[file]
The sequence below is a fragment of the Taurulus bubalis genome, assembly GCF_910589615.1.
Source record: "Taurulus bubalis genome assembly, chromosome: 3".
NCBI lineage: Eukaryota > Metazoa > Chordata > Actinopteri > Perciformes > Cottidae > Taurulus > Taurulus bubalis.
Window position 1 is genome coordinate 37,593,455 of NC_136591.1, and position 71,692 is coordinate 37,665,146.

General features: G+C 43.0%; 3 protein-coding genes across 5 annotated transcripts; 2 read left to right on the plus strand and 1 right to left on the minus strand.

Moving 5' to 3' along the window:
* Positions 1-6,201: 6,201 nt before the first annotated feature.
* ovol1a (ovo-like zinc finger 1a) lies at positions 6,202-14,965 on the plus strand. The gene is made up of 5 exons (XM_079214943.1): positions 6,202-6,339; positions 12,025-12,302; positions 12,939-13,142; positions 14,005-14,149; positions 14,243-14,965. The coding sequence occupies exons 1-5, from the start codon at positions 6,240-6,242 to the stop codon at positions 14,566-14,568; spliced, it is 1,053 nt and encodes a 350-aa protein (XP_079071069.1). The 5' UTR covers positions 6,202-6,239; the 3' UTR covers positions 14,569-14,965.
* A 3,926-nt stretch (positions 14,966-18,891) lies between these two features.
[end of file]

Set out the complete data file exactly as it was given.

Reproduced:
The sequence below is a fragment of the Taurulus bubalis genome, assembly GCF_910589615.1.
Source record: "Taurulus bubalis genome assembly, chromosome: 3".
NCBI lineage: Eukaryota > Metazoa > Chordata > Actinopteri > Perciformes > Cottidae > Taurulus > Taurulus bubalis.
Window position 1 is genome coordinate 37,593,455 of NC_136591.1, and position 71,692 is coordinate 37,665,146.

General features: G+C 43.0%; 3 protein-coding genes across 5 annotated transcripts; 2 read left to right on the plus strand and 1 right to left on the minus strand.

Moving 5' to 3' along the window:
* Positions 1-6,201: 6,201 nt before the first annotated feature.
* ovol1a (ovo-like zinc finger 1a) lies at positions 6,202-14,965 on the plus strand. The gene is made up of 5 exons (XM_079214943.1): positions 6,202-6,339; positions 12,025-12,302; positions 12,939-13,142; positions 14,005-14,149; positions 14,243-14,965. The coding sequence occupies exons 1-5, from the start codon at positions 6,240-6,242 to the stop codon at positions 14,566-14,568; spliced, it is 1,053 nt and encodes a 350-aa protein (XP_079071069.1). The 5' UTR covers positions 6,202-6,239; the 3' UTR covers positions 14,569-14,965.
* A 3,926-nt stretch (positions 14,966-18,891) lies between these two features.